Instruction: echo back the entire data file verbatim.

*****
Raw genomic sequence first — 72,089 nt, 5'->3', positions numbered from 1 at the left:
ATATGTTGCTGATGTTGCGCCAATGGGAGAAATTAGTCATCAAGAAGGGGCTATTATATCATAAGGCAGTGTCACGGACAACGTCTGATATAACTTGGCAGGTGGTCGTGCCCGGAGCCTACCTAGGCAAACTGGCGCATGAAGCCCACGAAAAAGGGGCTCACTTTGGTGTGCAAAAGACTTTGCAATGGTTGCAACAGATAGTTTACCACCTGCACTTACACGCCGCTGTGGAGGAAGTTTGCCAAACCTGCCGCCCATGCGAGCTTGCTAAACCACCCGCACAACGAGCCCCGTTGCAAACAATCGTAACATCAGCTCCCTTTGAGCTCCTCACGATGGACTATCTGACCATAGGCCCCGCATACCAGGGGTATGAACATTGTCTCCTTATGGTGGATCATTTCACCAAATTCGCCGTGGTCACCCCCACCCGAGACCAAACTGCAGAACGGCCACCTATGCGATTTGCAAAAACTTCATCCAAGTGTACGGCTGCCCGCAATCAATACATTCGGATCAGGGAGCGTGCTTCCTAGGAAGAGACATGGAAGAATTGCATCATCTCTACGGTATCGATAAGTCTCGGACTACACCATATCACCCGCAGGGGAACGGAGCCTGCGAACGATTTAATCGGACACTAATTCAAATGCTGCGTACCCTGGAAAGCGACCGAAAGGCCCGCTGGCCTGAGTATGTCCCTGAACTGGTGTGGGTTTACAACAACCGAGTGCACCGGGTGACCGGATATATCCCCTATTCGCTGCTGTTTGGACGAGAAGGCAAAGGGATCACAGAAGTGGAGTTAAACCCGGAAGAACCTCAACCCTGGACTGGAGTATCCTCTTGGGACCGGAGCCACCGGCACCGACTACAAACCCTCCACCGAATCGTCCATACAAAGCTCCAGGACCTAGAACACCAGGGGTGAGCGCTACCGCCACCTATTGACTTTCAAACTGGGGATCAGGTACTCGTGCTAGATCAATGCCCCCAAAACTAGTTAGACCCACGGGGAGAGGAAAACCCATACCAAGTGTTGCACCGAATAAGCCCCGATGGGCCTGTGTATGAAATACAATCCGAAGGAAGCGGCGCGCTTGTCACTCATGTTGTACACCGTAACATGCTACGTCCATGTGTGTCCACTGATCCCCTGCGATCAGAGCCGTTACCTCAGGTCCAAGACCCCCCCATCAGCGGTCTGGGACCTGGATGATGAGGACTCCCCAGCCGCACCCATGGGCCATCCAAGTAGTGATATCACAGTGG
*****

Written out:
Raw genomic sequence first — 72,089 nt, 5'->3', positions numbered from 1 at the left:
ATATGTTGCTGATGTTGCGCCAATGGGAGAAATTAGTCATCAAGAAGGGGCTATTATATCATAAGGCAGTGTCACGGACAACGTCTGATATAACTTGGCAGGTGGTCGTGCCCGGAGCCTACCTAGGCAAACTGGCGCATGAAGCCCACGAAAAAGGGGCTCACTTTGGTGTGCAAAAGACTTTGCAATGGTTGCAACAGATAGTTTACCACCTGCACTTACACGCCGCTGTGGAGGAAGTTTGCCAAACCTGCCGCCCATGCGAGCTTGCTAAACCACCCGCACAACGAGCCCCGTTGCAAACAATCGTAACATCAGCTCCCTTTGAGCTCCTCACGATGGACTATCTGACCATAGGCCCCGCATACCAGGGGTATGAACATTGTCTCCTTATGGTGGATCATTTCACCAAATTCGCCGTGGTCACCCCCACCCGAGACCAAACTGCAGAACGGCCACCTATGCGATTTGCAAAAACTTCATCCAAGTGTACGGCTGCCCGCAATCAATACATTCGGATCAGGGAGCGTGCTTCCTAGGAAGAGACATGGAAGAATTGCATCATCTCTACGGTATCGATAAGTCTCGGACTACACCATATCACCCGCAGGGGAACGGAGCCTGCGAACGATTTAATCGGACACTAATTCAAATGCTGCGTACCCTGGAAAGCGACCGAAAGGCCCGCTGGCCTGAGTATGTCCCTGAACTGGTGTGGGTTTACAACAACCGAGTGCACCGGGTGACCGGATATATCCCCTATTCGCTGCTGTTTGGACGAGAAGGCAAAGGGATCACAGAAGTGGAGTTAAACCCGGAAGAACCTCAACCCTGGACTGGAGTATCCTCTTGGGACCGGAGCCACCGGCACCGACTACAAACCCTCCACCGAATCGTCCATACAAAGCTCCAGGACCTAGAACACCAGGGGTGAGCGCTACCGCCACCTATTGACTTTCAAACTGGGGATCAGGTACTCGTGCTAGATCAATGCCCCCAAAACTAGTTAGACCCACGGGGAGAGGAAAACCCATACCAAGTGTTGCACCGAATAAGCCCCGATGGGCCTGTGTATGAAATACAATCCGAAGGAAGCGGCGCGCTTGTCACTCATGTTGTACACCGTAACATGCTACGTCCATGTGTGTCCACTGATCCCCTGCGATCAGAGCCGTTACCTCAGGTCCAAGACCCCCCCATCAGCGGTCTGGGACCTGGATGATGAGGACTCCCCAGCCGCACCCATGGGCCATCCAAGTAGTGATATCACAGTGG